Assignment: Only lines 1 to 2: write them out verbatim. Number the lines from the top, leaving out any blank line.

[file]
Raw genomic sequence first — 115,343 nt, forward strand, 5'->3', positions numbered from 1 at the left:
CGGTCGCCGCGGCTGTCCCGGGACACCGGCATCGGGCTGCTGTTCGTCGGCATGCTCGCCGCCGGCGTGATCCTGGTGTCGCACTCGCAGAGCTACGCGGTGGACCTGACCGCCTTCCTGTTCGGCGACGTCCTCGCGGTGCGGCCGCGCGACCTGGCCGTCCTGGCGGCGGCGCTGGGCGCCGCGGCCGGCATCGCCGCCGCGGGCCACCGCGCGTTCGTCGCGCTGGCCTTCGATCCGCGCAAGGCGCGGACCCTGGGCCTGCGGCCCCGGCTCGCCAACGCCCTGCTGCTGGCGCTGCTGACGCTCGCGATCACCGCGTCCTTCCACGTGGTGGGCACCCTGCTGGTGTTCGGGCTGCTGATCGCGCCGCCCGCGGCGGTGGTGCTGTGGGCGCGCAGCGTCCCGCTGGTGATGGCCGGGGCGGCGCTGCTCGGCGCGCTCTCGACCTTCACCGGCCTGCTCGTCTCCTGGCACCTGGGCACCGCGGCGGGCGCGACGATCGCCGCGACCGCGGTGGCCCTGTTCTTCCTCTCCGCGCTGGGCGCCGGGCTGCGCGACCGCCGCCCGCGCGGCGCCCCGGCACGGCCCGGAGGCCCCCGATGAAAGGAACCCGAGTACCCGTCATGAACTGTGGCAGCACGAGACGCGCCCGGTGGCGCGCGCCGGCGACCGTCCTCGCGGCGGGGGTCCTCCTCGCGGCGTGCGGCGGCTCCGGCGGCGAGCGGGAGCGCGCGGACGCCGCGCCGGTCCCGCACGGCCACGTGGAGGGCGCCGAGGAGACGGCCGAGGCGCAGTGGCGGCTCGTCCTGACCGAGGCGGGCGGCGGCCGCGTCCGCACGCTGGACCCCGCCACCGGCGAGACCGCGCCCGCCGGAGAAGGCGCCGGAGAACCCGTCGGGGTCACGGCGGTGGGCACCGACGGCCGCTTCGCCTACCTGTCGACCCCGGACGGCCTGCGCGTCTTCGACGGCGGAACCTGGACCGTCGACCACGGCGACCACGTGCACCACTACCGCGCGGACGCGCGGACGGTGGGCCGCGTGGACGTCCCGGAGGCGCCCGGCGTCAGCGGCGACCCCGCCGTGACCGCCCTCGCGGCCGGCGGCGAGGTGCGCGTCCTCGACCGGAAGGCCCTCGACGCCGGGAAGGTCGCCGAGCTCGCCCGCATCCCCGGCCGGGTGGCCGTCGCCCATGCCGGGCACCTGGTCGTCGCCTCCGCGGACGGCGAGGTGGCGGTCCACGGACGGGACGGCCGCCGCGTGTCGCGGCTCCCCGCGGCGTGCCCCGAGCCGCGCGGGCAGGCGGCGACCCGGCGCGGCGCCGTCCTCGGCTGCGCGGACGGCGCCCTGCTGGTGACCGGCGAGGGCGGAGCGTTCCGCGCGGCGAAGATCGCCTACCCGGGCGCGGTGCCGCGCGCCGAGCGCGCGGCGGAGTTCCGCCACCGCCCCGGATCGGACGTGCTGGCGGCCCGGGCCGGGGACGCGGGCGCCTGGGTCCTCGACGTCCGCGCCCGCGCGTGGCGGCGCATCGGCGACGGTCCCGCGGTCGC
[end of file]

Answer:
Raw genomic sequence first — 115,343 nt, forward strand, 5'->3', positions numbered from 1 at the left:
CGGTCGCCGCGGCTGTCCCGGGACACCGGCATCGGGCTGCTGTTCGTCGGCATGCTCGCCGCCGGCGTGATCCTGGTGTCGCACTCGCAGAGCTACGCGGTGGACCTGACCGCCTTCCTGTTCGGCGACGTCCTCGCGGTGCGGCCGCGCGACCTGGCCGTCCTGGCGGCGGCGCTGGGCGCCGCGGCCGGCATCGCCGCCGCGGGCCACCGCGCGTTCGTCGCGCTGGCCTTCGATCCGCGCAAGGCGCGGACCCTGGGCCTGCGGCCCCGGCTCGCCAACGCCCTGCTGCTGGCGCTGCTGACGCTCGCGATCACCGCGTCCTTCCACGTGGTGGGCACCCTGCTGGTGTTCGGGCTGCTGATCGCGCCGCCCGCGGCGGTGGTGCTGTGGGCGCGCAGCGTCCCGCTGGTGATGGCCGGGGCGGCGCTGCTCGGCGCGCTCTCGACCTTCACCGGCCTGCTCGTCTCCTGGCACCTGGGCACCGCGGCGGGCGCGACGATCGCCGCGACCGCGGTGGCCCTGTTCTTCCTCTCCGCGCTGGGCGCCGGGCTGCGCGACCGCCGCCCGCGCGGCGCCCCGGCACGGCCCGGAGGCCCCCGATGAAAGGAACCCGAGTACCCGTCATGAACTGTGGCAGCACGAGACGCGCCCGGTGGCGCGCGCCGGCGACCGTCCTCGCGGCGGGGGTCCTCCTCGCGGCGTGCGGCGGCTCCGGCGGCGAGCGGGAGCGCGCGGACGCCGCGCCGGTCCCGCACGGCCACGTGGAGGGCGCCGAGGAGACGGCCGAGGCGCAGTGGCGGCTCGTCCTGACCGAGGCGGGCGGCGGCCGCGTCCGCACGCTGGACCCCGCCACCGGCGAGACCGCGCCCGCCGGAGAAGGCGCCGGAGAACCCGTCGGGGTCACGGCGGTGGGCACCGACGGCCGCTTCGCCTACCTGTCGACCCCGGACGGCCTGCGCGTCTTCGACGGCGGAACCTGGACCGTCGACCACGGCGACCACGTGCACCACTACCGCGCGGACGCGCGGACGGTGGGCCGCGTGGACGTCCCGGAGGCGCCCGGCGTCAGCGGCGACCCCGCCGTGACCGCCCTCGCGGCCGGCGGCGAGGTGCGCGTCCTCGACCGGAAGGCCCTCGACGCCGGGAAGGTCGCCGAGCTCGCCCGCATCCCCGGCCGGGTGGCCGTCGCCCATGCCGGGCACCTGGTCGTCGCCTCCGCGGACGGCGAGGTGGCGGTCCACGGACGGGACGGCCGCCGCGTGTCGCGGCTCCCCGCGGCGTGCCCCGAGCCGCGCGGGCAGGCGGCGACCCGGCGCGGCGCCGTCCTCGGCTGCGCGGACGGCGCCCTGCTGGTGACCGGCGAGGGCGGAGCGTTCCGCGCGGCGAAGATCGCCTACCCGGGCGCGGTGCCGCGCGCCGAGCGCGCGGCGGAGTTCCGCCACCGCCCCGGATCGGACGTGCTGGCGGCCCGGGCCGGGGACGCGGGCGCCTGGGTCCTCGACGTCCGCGCCCGCGCGTGGCGGCGCATCGGCGACGGTCCCGCGGTCGC